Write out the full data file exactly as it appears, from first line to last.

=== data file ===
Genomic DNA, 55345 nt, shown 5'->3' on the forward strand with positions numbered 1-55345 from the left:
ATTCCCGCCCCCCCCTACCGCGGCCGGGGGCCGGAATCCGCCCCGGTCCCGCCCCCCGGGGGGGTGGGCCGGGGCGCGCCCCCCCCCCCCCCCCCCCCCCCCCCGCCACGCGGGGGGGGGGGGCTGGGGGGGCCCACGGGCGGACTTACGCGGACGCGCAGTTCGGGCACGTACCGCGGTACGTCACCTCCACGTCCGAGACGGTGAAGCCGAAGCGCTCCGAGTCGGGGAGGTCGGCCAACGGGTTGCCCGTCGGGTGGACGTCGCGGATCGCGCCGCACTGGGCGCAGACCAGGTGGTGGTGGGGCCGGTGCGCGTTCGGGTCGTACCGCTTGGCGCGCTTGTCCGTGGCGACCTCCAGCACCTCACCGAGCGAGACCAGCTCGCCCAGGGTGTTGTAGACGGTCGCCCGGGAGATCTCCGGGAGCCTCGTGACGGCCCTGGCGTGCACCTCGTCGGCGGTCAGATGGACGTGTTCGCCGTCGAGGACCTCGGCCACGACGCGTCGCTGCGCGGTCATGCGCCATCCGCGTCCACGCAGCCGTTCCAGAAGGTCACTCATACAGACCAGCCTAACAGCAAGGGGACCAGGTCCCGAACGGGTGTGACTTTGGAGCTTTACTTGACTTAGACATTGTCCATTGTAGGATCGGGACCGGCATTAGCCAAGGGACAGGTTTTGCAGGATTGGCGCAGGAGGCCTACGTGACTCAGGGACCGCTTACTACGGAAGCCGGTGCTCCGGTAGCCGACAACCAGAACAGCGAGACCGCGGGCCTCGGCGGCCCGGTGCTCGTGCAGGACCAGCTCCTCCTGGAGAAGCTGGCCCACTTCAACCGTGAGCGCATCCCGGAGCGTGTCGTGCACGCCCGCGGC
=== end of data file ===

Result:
Genomic DNA, 55345 nt, shown 5'->3' on the forward strand with positions numbered 1-55345 from the left:
ATTCCCGCCCCCCCCTACCGCGGCCGGGGGCCGGAATCCGCCCCGGTCCCGCCCCCCGGGGGGGTGGGCCGGGGCGCGCCCCCCCCCCCCCCCCCCCCCCCCCCGCCACGCGGGGGGGGGGGGCTGGGGGGGCCCACGGGCGGACTTACGCGGACGCGCAGTTCGGGCACGTACCGCGGTACGTCACCTCCACGTCCGAGACGGTGAAGCCGAAGCGCTCCGAGTCGGGGAGGTCGGCCAACGGGTTGCCCGTCGGGTGGACGTCGCGGATCGCGCCGCACTGGGCGCAGACCAGGTGGTGGTGGGGCCGGTGCGCGTTCGGGTCGTACCGCTTGGCGCGCTTGTCCGTGGCGACCTCCAGCACCTCACCGAGCGAGACCAGCTCGCCCAGGGTGTTGTAGACGGTCGCCCGGGAGATCTCCGGGAGCCTCGTGACGGCCCTGGCGTGCACCTCGTCGGCGGTCAGATGGACGTGTTCGCCGTCGAGGACCTCGGCCACGACGCGTCGCTGCGCGGTCATGCGCCATCCGCGTCCACGCAGCCGTTCCAGAAGGTCACTCATACAGACCAGCCTAACAGCAAGGGGACCAGGTCCCGAACGGGTGTGACTTTGGAGCTTTACTTGACTTAGACATTGTCCATTGTAGGATCGGGACCGGCATTAGCCAAGGGACAGGTTTTGCAGGATTGGCGCAGGAGGCCTACGTGACTCAGGGACCGCTTACTACGGAAGCCGGTGCTCCGGTAGCCGACAACCAGAACAGCGAGACCGCGGGCCTCGGCGGCCCGGTGCTCGTGCAGGACCAGCTCCTCCTGGAGAAGCTGGCCCACTTCAACCGTGAGCGCATCCCGGAGCGTGTCGTGCACGCCCGCGGC